However, there are downsides to staying in a host's home rather than a hotel. Whereas hotels are designed for constant streams of visitors and often have furniture built to last, at an Airbnb, you may be staying on old or cheap furniture that a host is using in order to maximize their profits.

And while most reputable hotels will have regular room inspections from staff to check for any wear and tear, Airbnb damage disputes are oftentimes he said, she said situations. If you are in an Airbnb and something breaks, there are a few steps you should take in order to ensure that you are not on the hook for damages out of your control.

Keep reading Show less

What Are NFTs?

Art Installation N°1 by Carlos Marcial. Rhett Dashwood / YouTube

If you're keeping tabs on the art and tech worlds, you've probably been hearing whispers about "NFTs" for the past month. Just over the past week they've entered the mainstream lexicon.

Twitter founder Jack Dorsey made the news for selling his first ever tweet. The app has been teasing paid subscription models and newsletter-like features, but tweets for sale is "the next frontier."

The 2006 tweet went up for auction as an NFT, and the current bid is $2.5 Million. But what does it mean to own that? Why would anyone want to? And what even is an NFT?

Keep reading Show less

Long gone are the days when the majority of Americans dreamed about owning a home with a white picket fence.

The traditional American Dream may be on its deathbed, but that doesn't mean a core component of the vision can't survive. It simply takes a diverse perspective. People can still believe they can attain their own vision of success in society with hard work, knowledge, and risk-taking. Investing in today's American Dream may literally mean investing money in our modern economy, starting with our infrastructure.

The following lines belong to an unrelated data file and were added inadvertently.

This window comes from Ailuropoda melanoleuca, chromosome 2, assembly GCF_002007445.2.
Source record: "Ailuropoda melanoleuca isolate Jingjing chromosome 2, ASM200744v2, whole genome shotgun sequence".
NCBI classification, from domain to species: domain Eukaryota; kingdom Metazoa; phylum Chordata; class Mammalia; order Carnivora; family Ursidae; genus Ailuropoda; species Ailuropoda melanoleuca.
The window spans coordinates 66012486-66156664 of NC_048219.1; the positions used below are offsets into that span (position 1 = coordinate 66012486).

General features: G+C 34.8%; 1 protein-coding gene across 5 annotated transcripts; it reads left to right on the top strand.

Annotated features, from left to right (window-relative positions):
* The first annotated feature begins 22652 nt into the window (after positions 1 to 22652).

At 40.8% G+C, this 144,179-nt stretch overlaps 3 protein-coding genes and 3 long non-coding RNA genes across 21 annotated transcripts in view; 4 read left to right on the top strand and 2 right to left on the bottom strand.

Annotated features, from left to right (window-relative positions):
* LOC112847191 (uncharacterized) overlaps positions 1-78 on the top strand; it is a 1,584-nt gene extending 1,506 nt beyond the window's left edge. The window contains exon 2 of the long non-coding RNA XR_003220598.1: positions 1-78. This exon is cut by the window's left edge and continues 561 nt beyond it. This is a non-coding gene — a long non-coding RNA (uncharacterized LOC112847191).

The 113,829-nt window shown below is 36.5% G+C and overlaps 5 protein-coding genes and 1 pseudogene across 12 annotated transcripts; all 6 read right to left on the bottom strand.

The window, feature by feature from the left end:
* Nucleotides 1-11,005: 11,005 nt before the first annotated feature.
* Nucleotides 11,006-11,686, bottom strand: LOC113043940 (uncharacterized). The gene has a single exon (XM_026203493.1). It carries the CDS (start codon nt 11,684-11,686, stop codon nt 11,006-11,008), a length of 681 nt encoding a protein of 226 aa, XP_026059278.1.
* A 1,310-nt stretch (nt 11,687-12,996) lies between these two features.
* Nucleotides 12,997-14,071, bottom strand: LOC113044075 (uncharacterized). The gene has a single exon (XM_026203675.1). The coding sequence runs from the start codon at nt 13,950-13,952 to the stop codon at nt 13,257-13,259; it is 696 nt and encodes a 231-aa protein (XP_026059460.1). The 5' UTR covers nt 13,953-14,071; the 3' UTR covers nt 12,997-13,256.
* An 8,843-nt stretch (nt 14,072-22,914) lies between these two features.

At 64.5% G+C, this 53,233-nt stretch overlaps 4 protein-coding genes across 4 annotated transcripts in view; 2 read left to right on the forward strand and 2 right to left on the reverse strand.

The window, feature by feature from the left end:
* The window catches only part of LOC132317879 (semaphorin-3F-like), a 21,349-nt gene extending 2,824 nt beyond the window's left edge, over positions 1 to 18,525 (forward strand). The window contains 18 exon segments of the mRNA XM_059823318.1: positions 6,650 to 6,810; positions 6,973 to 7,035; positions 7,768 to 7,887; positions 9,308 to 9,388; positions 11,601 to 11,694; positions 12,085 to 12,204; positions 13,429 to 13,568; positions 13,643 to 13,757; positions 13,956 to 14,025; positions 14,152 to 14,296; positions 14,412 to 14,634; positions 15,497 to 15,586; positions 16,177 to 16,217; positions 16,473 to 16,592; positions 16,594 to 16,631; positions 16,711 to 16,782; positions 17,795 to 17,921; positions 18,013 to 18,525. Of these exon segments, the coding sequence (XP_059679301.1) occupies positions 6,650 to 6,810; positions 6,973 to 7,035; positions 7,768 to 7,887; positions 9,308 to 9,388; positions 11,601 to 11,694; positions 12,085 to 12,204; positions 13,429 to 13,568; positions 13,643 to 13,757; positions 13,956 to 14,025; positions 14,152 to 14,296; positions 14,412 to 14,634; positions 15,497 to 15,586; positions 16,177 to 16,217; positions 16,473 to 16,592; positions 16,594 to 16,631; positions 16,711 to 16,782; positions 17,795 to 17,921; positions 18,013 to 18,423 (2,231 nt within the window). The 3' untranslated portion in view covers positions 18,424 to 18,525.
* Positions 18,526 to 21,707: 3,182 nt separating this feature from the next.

Real estate investing in particular is a lucrative method that can boost income and secure a better financial future for many. There's always risk involved, but the payoffs can far outweigh the uncertainty. Selecting solid financial investments is about confidence and competence. If you're looking for some advice on this kind of investment, here are a few savvy tips for new real estate investors.

Stick To a Specific Strategy or Niche

Real estate is a challenging sphere of the business world, one that requires several key skills: groundwork knowledge, networking, perseverance, and organization. True knowledge of the real estate market will come with time and experience, but it's a smart idea to select one area of the market and stick to it. This is the best way to attain in-depth familiarity with your specific niche.

First, choose a geographical area close by and then a niche strategy within it, such as house flips, rental rehabs, or residential or commercial properties. By doing so, you can become aware of current inner working conditions in the market and you'll have a better idea of how these trends may change in the future.

Be Vigilant About Viable Financing Options

While it takes money to make money, you don't have to use all your own money. A common misconception about real estate investing is that you must be wealthy to start off. This isn't straight fact, however. A majority of people can test the waters of real estate investing without a lot of initial cash in their pocket.

Aside from traditional financing options from banks and institutions, private lending options can be worthy solutions. Hard money lenders are popular, reasonable choices, and they tend to have fewer qualification requirements upfront. However, be sure to strategically choose a hard money lender to find the best possible fit.

Master the Art of Finding Good Deals

There may be hundreds of thousands of available properties for sale on the current market, but the bulk of them will never amount to the final money-making result you desire. Another great tip for new real estate investors is to use good math to estimate profit. Taking risks is part of the process, but you have the ability to analyze properties and use networking sources to find the greatest deal. You can't win every deal, but you can steadily work towards a thriving financial future.